This is in stark contrast with HomePlug AV’s biggest contender from a performance perspective – 802.11n WiFi – which requires many additional considerations related to setting up and securing a network. The security piece, alone, may involve MAC filters (which are easily spoofed), access control lists (ACLs), wired equivalent privacy (WEP), Wi-Fi Protected Access (WPA) or WPA2, the latter combining AES data protection with pre-shared key (PSK) or 802.1X authentication. More recently, the optional Wi-Fi Protected Setup (WPS) certification program provided a more convenient way to enable WPA2 on many embedded Wi-Fi devices, but the setup and security process is not a universally embedded and automatic function as with HomePlug AV.
There are opportunities to further improve HomePlug AV performance within its easy-to-deploy and highly secure network model. For instance, Gigle Networks has developed Mediaxtream™, a flexible, robust and efficient wideband multi-carrier PHY technology that works with the company’s home-networking IC to deliver a channel rate of approximately 1Gbps on diverse media. Mediaxtream technology can operate on powerline, phoneline or coaxial cable, either simultaneous with or independent of the HomePlug® AV channel, for a high level of flexibility in supporting deployment topologies (see Fig. 2). When Mediaxtream is used over phonelines, it coexists with POTS, HPNAv3.1 and all xDSL variants. Mediaxtream™ also has the flexibility to occupy any of the available frequency ranges on the Coax cable, meaning that it can easily coexist with DOCSIS, CATV, satellite TV or MoCA as required.
Additionally, to further improve coverage and performance, each Gigle device includes an intelligent routing engine technology known as xtendnet™, which can be used with mediaxtream™ technology to maintain the low effective end-to-end latencies demanded by video, VoIP, and gaming applications. xtendnet operates over a wide dynamic range, even though it uses very low power levels, in line with EMC regulations. This makes it ideal for transporting video content over the most demanding cable networks.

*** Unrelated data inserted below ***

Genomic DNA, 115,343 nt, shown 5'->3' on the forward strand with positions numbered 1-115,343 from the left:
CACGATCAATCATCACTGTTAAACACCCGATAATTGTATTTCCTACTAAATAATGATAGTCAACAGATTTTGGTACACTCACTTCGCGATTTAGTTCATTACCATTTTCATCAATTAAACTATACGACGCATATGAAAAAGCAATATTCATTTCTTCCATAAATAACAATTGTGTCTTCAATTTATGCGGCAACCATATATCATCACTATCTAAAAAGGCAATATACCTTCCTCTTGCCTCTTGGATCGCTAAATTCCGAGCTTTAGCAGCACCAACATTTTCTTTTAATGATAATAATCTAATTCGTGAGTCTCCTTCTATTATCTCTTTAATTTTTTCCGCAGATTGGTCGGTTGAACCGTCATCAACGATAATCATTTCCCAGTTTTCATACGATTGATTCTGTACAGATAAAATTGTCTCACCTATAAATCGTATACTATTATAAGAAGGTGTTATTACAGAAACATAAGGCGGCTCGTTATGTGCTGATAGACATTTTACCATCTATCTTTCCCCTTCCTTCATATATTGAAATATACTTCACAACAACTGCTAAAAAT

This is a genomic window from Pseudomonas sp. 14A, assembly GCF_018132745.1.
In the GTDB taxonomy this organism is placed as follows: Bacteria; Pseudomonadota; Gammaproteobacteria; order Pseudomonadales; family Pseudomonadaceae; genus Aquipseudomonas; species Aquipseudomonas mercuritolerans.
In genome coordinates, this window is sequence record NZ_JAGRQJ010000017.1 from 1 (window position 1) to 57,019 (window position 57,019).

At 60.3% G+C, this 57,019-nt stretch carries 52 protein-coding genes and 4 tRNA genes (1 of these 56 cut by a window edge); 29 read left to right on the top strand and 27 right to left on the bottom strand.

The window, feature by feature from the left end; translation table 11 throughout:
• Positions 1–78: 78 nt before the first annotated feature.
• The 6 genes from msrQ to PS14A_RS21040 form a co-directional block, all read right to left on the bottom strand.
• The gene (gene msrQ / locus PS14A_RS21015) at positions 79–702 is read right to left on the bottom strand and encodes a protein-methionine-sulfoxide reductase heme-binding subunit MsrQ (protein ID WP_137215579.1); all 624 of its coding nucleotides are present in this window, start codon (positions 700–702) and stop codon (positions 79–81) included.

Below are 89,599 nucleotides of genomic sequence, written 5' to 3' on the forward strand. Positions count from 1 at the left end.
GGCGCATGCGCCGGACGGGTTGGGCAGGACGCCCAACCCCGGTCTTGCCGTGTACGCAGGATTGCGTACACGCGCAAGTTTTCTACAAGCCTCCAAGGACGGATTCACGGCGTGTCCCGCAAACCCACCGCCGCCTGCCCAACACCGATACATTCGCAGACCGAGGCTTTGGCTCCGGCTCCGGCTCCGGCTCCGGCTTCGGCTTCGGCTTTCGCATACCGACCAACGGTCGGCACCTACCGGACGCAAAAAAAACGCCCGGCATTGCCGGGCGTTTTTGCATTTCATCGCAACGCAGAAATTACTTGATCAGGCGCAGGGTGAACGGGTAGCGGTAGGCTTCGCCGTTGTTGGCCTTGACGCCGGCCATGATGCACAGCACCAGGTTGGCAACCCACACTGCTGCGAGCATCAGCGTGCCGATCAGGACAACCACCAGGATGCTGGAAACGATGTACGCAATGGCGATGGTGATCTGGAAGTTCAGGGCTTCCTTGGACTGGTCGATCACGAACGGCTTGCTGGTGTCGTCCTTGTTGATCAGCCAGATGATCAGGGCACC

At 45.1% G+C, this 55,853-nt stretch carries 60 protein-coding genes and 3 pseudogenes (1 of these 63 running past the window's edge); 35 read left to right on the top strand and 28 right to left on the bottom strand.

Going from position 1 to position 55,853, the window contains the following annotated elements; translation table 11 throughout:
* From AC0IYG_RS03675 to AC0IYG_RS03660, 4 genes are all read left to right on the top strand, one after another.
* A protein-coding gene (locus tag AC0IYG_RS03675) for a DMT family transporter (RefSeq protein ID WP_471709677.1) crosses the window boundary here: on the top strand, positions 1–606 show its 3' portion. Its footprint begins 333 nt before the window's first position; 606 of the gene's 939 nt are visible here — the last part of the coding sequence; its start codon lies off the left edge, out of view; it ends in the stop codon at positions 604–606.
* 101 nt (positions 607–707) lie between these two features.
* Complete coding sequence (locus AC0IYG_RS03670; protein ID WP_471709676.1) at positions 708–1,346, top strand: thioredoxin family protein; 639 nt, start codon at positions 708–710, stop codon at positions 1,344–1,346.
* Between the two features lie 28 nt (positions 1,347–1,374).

For networks with more than two nodes, the xtendnet engine will monitor QoS and line rates to make sure each node is reachable and determine the best options for information delivery. For single-channel HomePlug® AV devices, xtendnet can decide to act as a conventional HomePlug® AV node, or as a repeating node, or both. When repeating, the node will regenerate and re-amplify received signals for improved signal coverage.
For dual-channel devices, xtendnet can decide to either aggregate the two channels for greater performance, or maintain channel separation for independent routing. For example, if mediaxtream is used on coaxial cable, while HomePlug® AV is used on powerline, xtendnet will determine if either channel should act as a repeater or not, and how traffic should be routed between the channels. In this way, the nodes will form a dynamically configured mesh network, and use routing and repeating to optimize coverage and performance. Adding more nodes actually increases coverage and routing options, making the network more robust.
Entertainment-grade consumer home networks will provide the foundation for exciting new services and programming content delivery in the coming years. By combining the plug-and-play simplicity of HomePlug AV with advanced technologies that ensure gigabit performance and whole-home coverage, consumer-electronic product designers are well-positioned to capitalize on major new market opportunities.